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According to the World Health Organization, half of all mental illnesses begin by the age of 14. And, according to the National Institute of Mental Health, over 1 in 4 teens between the ages of 13 and 18 have a diagnosable anxiety disorder. This means that by the time your child becomes a teen, there is a startling likelihood that he or she will experience some sort of mental illness, including an anxiety disorder.
Normal anxiety is an emotion you can expect to see in your teenager. However, when it’s persistent, very intense and severe, or negatively impacting your teen’s daily quality of life, it’s considered to be an anxiety disorder. An anxiety disorder is a serious mental health problem affecting how your teen thinks, feels and behaves. It can also negatively affect your teen’s performance at school.
There are many different types of anxiety disorders, including generalized anxiety disorder, social anxiety, separation anxiety, agoraphobia (fear of leaving the house) and panic disorder, and they can all impede learning in different ways.
Teens with an anxiety disorder are generally more distracted than their peers and need more time to switch their attention from one task to another. This means that they find it harder to focus on schoolwork, whether that be in class learning new material, doing their homework, or taking a test. It also means completing many different tasks at once may be difficult for them. Often, a teen who has an anxiety disorder is marked as a teen who is inattentive in the classroom, which is why it’s so important that the stigma is changed. A worried brain isn’t an inattentive brain, it’s just distracted.
Watch for these symptoms of anxiety that can negatively affect your teen’s learning:
Because every anxiety disorder is different, it’s best to meet with a licensed mental health counselor at McNulty Counseling and Wellness. Sometimes, this involves also talking to your teen’s teachers to ensure that everyone is on the same page with what your teen needs to succeed in school. This could include a teacher giving your teen notes ahead of class time to help them focus. This could also include getting additional time for tests or big projects. Remember to do this privately, though, as asking for this in front of your teen’s peers is likely to increase their anxiety about school.
Helping your child through their anxiety disorder at school also requires communication. Keep in mind that your teen may not tell you that they’re having trouble at school out of fear of disappointing you or avoidance of negative consequences. This doesn’t mean that they don’t want to succeed. In most cases, teens with anxiety disorders want to succeed so badly that they hide any problems they may be having so it doesn’t seem like they’re struggling.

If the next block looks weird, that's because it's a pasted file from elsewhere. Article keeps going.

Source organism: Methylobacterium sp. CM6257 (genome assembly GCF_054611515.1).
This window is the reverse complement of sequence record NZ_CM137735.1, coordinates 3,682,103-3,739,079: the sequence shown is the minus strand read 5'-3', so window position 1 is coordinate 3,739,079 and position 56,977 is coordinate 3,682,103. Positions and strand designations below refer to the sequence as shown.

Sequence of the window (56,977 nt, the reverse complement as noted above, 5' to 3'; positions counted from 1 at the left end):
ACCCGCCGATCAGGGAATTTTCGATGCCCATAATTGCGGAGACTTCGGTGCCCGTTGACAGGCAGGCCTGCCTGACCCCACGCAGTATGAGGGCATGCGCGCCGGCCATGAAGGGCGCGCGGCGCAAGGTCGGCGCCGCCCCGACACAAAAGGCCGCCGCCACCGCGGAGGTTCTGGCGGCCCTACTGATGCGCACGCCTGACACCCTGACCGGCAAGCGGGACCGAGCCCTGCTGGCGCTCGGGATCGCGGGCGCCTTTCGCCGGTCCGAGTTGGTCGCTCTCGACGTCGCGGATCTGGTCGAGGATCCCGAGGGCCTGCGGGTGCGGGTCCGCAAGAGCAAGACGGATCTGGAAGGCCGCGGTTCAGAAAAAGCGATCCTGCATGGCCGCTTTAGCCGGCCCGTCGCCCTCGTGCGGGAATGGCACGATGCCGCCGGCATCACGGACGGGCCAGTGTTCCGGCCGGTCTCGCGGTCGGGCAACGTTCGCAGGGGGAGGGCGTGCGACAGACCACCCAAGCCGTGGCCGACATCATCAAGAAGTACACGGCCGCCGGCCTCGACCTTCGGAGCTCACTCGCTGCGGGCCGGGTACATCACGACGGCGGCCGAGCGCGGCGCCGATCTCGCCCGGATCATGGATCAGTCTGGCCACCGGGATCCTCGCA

Remember, most teens aren’t communicative with their parents. You’re not alone. Children and adolescents with anxiety disorders don’t always ask for help. The vast majority struggle through the school day, and then let their frustration burst out at home, if at all. You need to provide a supportive environment for them, where they can talk about their problems without being punished, judged or lectured, so that they feel safe coming to you when they need help. Frequent communication and working with your team of professionals will help you and your teen limit the negative effects of their anxiety disorder on school performance.
Lindsey Brooks is a Licensed Mental Health Counselor as well as a Registered, Board Certified Art Therapist specializing in children’s issues, teen and adult anxiety, and providing parenting support. She helps individuals and families improve their communication to build trust in their relationships and enhance emotional well being. Lindsey partners with the charities Hands Across the Bay and the Children’s Cancer Center to provide counseling services to victims of domestic violence and families affected by pediatric cancer. Understanding that words are often not enough, Lindsey offers Art Therapy as a primary or supplemental form of counseling to traditional talk therapy and believes in the inherently healing power of creating. Call today for a free consultation 727-914-5113!